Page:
Re: [ox-en] Brave GNU World
- From: David Riley <dave dmriley.demon.co.uk>
- Date: 16 Dec 2001 17:04:05 +0000
"I. Claude Harper" <tekell swbell.net> writes:
What are all these "principles" exactly?
Are they not simply a particular manifestation of something which came
before? Such as anarchist morality - Free Association, Mutial Aid, etc.
These are basically the same questions I've had regarding what is still a
very laudable attempt IMO to extend marxist theory into the 'Information
Tell me how you think this is extension of a Marxist theory. Of course,
Marxism means different things to different people, so you'd best start by
clarifiy that a bit.
Taking "Marxism" to mean Marx's theory (communism) rather than Bolshevik
practice (state capitalism) there is a lot of common ground.
Re "self-unfolding", Marx writes (in _The German Ideology_):
| The semblance of community into which individuals previously united
| themselves always acquired its own independence over against these
| individuals; [...] In a real community individuals simultaneously
| achieve their freedom in and through their association.
Marx's sense of communism as not merely a sharing of the results of
present production, but more crucialy of the accumulated production
of previous generations (ie not just of products but of /means of
production/) is partially realised in Free Software by the free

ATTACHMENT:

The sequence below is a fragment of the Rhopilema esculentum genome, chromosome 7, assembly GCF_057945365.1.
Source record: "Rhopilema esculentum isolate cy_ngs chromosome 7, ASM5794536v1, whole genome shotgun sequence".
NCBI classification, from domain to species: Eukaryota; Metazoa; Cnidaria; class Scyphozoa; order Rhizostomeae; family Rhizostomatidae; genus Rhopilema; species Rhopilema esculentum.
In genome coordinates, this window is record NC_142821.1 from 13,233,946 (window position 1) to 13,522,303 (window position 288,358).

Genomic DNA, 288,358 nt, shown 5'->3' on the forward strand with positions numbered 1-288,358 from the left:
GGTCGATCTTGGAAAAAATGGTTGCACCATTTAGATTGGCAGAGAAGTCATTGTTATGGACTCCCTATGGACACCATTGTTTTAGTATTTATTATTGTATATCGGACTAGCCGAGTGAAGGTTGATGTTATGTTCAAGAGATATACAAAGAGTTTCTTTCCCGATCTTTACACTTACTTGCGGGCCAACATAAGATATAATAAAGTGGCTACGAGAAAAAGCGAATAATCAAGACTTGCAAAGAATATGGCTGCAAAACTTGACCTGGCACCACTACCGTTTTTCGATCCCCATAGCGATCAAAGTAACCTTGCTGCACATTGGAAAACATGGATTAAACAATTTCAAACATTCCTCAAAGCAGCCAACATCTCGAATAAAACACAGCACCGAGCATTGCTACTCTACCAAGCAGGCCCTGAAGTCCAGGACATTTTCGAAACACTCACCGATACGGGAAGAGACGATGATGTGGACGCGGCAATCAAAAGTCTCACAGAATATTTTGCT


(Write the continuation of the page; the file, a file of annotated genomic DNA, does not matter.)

availability of source code.
I think in Europe, Libertarian is usually followed by something
like Libertarian Socialist or Libertarian Communists. Which is sometimes
synonomous with anarchism, usually anarcho-syndicalism.
It has always been associated with the left in Europe, although
recently there is a tendency in the media to use it in the American
What I haven't seen addressed are the fundamental differences between
info-things like software, musical recordings, and physical-things like
food. A software program can be copied indefinitely to an unlimited number
of people, with neglible cost. It's benefits are unlimited. This is
radically different than say an Apple.
An apple can be copied by planting its seeds, which leads straight to
an area where there is a strong parallel between the software world
and the physical world, where genetic patenting is used to lock farmers
into a GM / monoculture approach which increases their dependence on
(patented) fertilisers / pesticides.
In opposition to the Microsofts of agriculture stands the organic
movement. Particularly relevant are the "seed banks" which preserve
the accumulated genetic diversity of the past, and reintroduce it
by loaning seeds to farmers.
Any harvest is finite.
To support a "GPL society" it does not need to be infinite, but
/sufficient to overcome scarcity/.
Thereby giving one the ability to gain power over others by owning
all the land or hoarding up all the harvest.
Surely one must already have power over others in order to own all
the land or hoard up all the harvest?
Wouldn't the self-enfolding of food be permaculture instead of
David Riley dave dmriley.demon.co.uk